Among many mutational “hot spots” on hepatitis B virus (HBV) genome, A-to-T 1762 and G-to-A 1764 within the core promoter have been underscored in view of disease association as well as viral expression/replication. Although to a lesser extent, C-to-T 1653 and T-to-V(C/A/G) 1753 were also noteworthy in our previous study. To assess the clinical significance of these mutations, we determined the nucleotide sequence of an HBV DNA fragment covering these sites in HBsAg-positive blood donors (n=160) and patients with chronic hepatitis (n=66), liver cirrhosis (n=45), and hepatocellular carcinoma (n=58), most of whom were infected with genotype C HBV (subtype adr ). In cases where HBe antigen was positive, the frequency of T 1653 and/or V 1753 showed a striking increment from chronic hepatitis patients (18%) to liver cirrhosis and/or hep- atoma patients (82%), whereas that of T 1762 /A 1764 was already high in chronic hepatitis patients (76%). In HBe antigen-negative cases, by contrast, significant difference in the frequency of T 1653 /V 1753 mutants was found between blood donors (22%) and chronic hepatitis patients (67%). Our results suggest that T 1653 /V(particularly C) 1753 mutants are more closely associated than T 1762 /A 1764 with the progression of liver disease from chronic hepatitis to cirrhosis in HBe antigen-positive patients. A system of site-directed mutagenesis PCR RFLP was constructed to diagnose T 1653 and C/A 1753 more conveniently. Detecting T 1653 and C/A 1753 by this method would contribute to the differential diagnosis of HBV-associated liver disease.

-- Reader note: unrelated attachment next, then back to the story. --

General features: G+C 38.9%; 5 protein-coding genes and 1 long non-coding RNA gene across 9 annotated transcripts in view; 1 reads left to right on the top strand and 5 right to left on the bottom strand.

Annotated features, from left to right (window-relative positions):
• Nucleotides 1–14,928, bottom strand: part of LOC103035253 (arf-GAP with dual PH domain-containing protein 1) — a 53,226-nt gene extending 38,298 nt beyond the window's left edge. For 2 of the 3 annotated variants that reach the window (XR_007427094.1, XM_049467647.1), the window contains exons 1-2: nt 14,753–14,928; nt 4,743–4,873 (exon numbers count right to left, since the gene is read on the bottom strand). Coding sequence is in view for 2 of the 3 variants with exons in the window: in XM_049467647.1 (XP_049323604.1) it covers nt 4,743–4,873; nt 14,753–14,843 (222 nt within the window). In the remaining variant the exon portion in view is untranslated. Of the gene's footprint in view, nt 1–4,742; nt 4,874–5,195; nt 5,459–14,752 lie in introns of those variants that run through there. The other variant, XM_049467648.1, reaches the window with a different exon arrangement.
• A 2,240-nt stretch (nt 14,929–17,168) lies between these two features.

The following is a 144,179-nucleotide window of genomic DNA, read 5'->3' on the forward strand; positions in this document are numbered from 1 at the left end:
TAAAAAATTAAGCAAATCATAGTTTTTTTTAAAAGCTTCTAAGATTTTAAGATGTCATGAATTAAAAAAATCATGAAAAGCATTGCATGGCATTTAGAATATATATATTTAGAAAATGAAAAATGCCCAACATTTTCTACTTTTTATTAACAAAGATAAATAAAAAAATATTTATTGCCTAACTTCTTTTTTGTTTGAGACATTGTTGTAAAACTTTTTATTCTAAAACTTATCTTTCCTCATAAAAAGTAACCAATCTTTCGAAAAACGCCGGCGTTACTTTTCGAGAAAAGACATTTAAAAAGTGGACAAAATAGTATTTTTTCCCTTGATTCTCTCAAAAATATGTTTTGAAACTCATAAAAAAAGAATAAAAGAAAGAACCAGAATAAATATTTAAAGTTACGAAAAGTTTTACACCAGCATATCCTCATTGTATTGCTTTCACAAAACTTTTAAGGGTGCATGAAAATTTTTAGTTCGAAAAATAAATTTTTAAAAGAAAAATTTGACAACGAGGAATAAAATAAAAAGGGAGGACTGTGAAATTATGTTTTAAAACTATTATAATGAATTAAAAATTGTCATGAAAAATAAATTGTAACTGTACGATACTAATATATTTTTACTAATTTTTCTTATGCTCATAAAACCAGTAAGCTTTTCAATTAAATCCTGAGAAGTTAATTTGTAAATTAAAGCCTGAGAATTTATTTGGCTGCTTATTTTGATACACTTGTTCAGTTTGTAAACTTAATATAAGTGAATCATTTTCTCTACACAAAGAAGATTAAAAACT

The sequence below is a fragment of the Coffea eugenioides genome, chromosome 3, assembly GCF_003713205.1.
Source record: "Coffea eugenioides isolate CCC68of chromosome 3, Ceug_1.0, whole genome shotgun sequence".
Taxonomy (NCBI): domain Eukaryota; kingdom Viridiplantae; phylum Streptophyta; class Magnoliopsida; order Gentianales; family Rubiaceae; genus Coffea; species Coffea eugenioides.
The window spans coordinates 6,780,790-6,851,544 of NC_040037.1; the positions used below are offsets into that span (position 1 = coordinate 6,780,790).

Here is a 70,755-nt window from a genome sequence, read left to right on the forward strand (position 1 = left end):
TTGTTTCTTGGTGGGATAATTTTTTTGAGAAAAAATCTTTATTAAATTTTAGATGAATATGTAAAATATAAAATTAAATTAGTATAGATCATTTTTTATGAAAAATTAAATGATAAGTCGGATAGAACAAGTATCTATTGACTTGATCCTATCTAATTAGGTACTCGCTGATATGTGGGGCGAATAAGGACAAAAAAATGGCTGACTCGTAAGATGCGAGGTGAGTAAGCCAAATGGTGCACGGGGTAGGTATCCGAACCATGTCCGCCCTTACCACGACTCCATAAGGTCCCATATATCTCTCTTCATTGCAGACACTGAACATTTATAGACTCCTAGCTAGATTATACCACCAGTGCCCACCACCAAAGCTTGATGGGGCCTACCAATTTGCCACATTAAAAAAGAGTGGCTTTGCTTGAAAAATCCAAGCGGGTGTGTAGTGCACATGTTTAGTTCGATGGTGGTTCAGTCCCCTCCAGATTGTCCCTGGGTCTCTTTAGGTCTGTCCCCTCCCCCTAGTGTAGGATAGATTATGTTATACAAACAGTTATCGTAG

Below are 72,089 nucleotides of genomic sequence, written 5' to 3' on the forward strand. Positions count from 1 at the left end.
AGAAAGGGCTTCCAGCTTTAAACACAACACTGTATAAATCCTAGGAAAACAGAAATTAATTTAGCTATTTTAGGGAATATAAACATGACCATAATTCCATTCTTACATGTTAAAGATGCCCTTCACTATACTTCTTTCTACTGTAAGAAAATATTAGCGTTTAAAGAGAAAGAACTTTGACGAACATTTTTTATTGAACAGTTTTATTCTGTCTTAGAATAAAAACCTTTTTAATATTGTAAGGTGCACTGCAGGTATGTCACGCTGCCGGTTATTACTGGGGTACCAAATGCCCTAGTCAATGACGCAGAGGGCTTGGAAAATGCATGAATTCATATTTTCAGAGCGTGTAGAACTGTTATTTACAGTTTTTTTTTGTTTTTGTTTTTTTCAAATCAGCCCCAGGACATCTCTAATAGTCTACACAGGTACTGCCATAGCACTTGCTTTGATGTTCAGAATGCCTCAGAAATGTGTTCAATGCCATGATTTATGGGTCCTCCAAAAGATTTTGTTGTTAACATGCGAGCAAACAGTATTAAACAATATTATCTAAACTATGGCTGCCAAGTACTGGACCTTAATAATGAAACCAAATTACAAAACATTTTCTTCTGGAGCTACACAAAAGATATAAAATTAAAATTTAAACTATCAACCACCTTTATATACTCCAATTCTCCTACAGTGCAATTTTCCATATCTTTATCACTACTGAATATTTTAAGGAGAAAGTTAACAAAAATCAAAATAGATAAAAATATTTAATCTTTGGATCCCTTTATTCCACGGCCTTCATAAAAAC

Archives of Virology – Springer Journals
Published: Jul 1, 1999
It’s your single place to instantly
discover and read the research
that matters to you.
Enjoy affordable access to
over 18 million articles from more than
15,000 peer-reviewed journals.
All for just $49/month
Query the DeepDyve database, plus search all of PubMed and Google Scholar seamlessly
Save any article or search result from DeepDyve, PubMed, and Google Scholar... all in one place.
Get unlimited, online access to over 18 million full-text articles from more than 15,000 scientific journals.
Read from thousands of the leading scholarly journals from SpringerNature, Elsevier, Wiley-Blackwell, Oxford University Press and more.
All the latest content is available, no embargo periods.
“Hi guys, I cannot tell you how much I love this resource. Incredible. I really believe you've hit the nail on the head with this site in regards to solving the research-purchase issue.”Daniel C.
“Whoa! It’s like Spotify but for academic articles.”@Phil_Robichaud
“I must say, @deepdyve is a fabulous solution to the independent researcher's problem of #access to #information.”@deepthiw
“My last article couldn't be possible without the platform @deepdyve that makes journal papers cheaper.”@JoseServera